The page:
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Proceedings Paper • Open Access

Optical performance of NISP grisms flight models for EUCLID mission
Author(s): Anne Costille; A. Caillat; C. Rossin; S. Pascal; P. Sanchez; B. Foulon; C. Pariès; S. Tisserand; Y. Salaun; T. Weber

Paper Abstract

The launch of ESA EUCLID mission is foreseen in 36020. The goal of the mission is to understand the nature of the dark energy and to map the geometry of the dark matter. The EUCLID telescope will be equipped with two instruments working in the visible range (VIS) and in the IR range (NISP) to investigate the distance-redshift relationship and the evolution of cosmic structures. The NISP (Near Infrared Spectro-Photometer) will operate in the near-IR spectral range (0.9-2μm) with two observing modes: the photometric mode for the acquisition of images with broadband filters, and the spectroscopic mode for the acquisition of slitless dispersed images on the detectors. NISP is then using four low resolution grisms to acquire spectroscopic image in different orientations to better distinguish the spectra observed and to cover two spectral ranges: 1250-1850nm range, and 920-1300nm range. Since 2010, Laboratoire d’Astrophysique de Marseille is working on the development and the test of the NISP grisms, that are complex optical components. The grism combines four main optical functions: a grism function done by the grating on the prism hypotenuse, a spectral filter done by a multilayer filter deposited on the first face of the prism, a focus function done by the curved filter face of the prism and a spectral wavefront correction done by the grating which grooves paths are nor parallel, neither straight. The NISP instrument is now entering in the integration phase of the proto flight model of the instrument. Therefore, the NISP grism flight models have been manufactured and delivered to the grism wheel assembly for integration by end of 2017. In this paper, we present the optical performance and characteristics of the four EUCLID NISP grisms flight models that have been developed and manufactured by four different industrial partners then integrated and tested by LAM. We focus on the performance obtained on the optical performance of the component; wavefront error of the components, the spectral transmission and groove profiles. The test results analysis show that the grisms flight models for NISP are well within specifications with an efficiency better than 70% on the spectral bandpass and a wavefront error on surfaces better than 30nm RMS. The results on the component show a good control of the manufacturing and integration process despite the difficulties at the beginning of the project to manufacture these components.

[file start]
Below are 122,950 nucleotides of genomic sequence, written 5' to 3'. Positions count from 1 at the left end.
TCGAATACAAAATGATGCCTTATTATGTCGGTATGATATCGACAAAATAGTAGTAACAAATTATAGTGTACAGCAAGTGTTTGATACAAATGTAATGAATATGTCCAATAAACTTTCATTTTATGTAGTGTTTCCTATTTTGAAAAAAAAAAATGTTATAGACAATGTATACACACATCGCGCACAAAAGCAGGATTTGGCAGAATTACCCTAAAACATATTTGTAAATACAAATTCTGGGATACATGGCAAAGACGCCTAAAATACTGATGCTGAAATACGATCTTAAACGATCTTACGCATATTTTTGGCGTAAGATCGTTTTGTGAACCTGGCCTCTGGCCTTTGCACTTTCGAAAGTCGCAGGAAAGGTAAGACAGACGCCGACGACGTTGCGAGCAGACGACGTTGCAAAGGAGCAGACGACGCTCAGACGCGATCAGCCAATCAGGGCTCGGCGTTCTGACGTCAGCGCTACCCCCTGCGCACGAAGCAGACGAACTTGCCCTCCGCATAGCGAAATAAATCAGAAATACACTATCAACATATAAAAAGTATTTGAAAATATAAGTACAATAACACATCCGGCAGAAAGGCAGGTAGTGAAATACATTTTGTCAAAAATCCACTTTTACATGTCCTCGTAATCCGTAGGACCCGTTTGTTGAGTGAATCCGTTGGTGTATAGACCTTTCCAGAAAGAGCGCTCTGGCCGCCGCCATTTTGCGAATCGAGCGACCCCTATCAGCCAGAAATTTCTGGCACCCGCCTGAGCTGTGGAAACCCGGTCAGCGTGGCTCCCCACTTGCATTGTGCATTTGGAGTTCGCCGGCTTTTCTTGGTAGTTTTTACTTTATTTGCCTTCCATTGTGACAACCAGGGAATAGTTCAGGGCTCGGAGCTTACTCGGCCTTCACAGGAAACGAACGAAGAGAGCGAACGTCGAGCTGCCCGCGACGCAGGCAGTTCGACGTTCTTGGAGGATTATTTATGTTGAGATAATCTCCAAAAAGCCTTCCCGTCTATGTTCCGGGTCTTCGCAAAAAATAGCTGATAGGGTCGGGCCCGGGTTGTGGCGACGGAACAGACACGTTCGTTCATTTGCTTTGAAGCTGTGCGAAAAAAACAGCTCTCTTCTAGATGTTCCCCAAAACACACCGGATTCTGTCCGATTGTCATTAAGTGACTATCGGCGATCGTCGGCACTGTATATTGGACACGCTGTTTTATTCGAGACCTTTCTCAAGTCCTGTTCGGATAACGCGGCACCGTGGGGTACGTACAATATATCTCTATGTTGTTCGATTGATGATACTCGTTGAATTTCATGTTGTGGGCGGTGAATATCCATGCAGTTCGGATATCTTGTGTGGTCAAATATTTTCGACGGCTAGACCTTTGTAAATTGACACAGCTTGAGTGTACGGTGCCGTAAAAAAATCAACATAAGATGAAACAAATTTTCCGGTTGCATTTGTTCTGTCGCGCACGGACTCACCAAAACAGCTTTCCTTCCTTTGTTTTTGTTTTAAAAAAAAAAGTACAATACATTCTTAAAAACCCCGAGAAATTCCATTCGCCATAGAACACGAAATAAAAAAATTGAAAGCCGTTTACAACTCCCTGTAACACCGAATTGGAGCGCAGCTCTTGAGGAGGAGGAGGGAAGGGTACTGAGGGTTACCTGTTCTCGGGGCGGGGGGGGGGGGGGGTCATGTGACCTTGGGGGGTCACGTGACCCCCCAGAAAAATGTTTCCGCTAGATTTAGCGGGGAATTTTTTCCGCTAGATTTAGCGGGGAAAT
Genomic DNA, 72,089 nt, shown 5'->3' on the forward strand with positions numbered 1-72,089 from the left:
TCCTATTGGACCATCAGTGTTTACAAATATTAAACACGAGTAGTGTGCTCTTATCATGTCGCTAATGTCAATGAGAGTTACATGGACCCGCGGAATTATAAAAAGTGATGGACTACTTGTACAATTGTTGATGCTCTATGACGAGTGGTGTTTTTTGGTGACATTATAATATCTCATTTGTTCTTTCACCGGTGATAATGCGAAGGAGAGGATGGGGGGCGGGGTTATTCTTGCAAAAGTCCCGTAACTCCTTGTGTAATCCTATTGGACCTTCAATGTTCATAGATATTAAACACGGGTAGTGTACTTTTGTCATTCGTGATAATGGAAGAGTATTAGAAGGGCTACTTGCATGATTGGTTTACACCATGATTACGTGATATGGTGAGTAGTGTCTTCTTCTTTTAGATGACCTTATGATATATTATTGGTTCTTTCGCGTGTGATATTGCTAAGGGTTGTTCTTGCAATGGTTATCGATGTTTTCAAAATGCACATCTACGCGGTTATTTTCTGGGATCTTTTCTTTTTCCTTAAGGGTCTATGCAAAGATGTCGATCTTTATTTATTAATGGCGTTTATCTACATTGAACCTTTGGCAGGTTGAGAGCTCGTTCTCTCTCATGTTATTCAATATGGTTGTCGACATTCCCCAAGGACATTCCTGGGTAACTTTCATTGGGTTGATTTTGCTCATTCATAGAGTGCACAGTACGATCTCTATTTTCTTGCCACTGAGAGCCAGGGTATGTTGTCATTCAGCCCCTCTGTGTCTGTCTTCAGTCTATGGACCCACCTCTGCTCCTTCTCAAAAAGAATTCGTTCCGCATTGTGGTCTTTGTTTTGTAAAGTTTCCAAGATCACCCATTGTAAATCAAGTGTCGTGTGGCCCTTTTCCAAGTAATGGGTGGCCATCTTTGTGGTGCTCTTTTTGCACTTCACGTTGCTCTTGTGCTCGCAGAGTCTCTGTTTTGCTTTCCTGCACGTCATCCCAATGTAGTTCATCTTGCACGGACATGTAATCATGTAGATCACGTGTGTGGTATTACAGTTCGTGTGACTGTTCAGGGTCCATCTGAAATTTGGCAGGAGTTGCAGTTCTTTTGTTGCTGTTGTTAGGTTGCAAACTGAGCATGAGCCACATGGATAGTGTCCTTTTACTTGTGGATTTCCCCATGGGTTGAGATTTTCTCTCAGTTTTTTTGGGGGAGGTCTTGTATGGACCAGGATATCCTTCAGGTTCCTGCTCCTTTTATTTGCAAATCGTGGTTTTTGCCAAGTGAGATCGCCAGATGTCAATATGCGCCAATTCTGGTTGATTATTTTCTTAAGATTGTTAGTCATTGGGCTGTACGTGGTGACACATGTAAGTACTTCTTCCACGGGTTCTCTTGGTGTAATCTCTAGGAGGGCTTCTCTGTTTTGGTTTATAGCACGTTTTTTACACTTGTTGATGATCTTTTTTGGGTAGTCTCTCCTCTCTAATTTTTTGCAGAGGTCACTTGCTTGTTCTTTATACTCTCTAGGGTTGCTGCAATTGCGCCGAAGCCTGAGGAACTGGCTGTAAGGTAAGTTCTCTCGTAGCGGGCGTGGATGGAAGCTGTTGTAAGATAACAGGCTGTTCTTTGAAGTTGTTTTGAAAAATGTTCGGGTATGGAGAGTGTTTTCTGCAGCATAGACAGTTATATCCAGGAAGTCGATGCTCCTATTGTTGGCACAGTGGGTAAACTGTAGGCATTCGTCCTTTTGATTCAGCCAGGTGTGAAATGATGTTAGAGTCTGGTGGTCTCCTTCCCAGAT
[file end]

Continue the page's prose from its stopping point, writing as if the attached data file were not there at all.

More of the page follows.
Paper Details

Date Published: 12 July 2019
PDF: 10 pages
Proc. SPIE 11180, International Conference on Space Optics — ICSO 2018, 1118013 (12 July 2019); doi: 10.1117/12.2535958
Show Author Affiliations
Anne Costille, Aix Marseille Univ., CNES, CNRS (France)
A. Caillat, Aix Marseille Univ., CNES, CNRS (France)
C. Rossin, Observatoire de Physique du Globe de Clermont-Ferrand (France)
S. Pascal, Aix Marseille Univ., CNES, CNRS (France)
P. Sanchez, Aix Marseille Univ., CNES, CNRS (France)
B. Foulon, Aix Marseille Univ., CNES, CNRS (France)
C. Pariès, Aix Marseille Univ., CNES, CNRS (France)
S. Tisserand, Silios Technology (France)
Y. Salaun, Winlight Optics (France)
T. Weber, Jena Optics Balzers (Germany)

Published in SPIE Proceedings Vol. 11180:
International Conference on Space Optics — ICSO 2018
Zoran Sodnik; Nikos Karafolas; Bruno Cugny, Editor(s)

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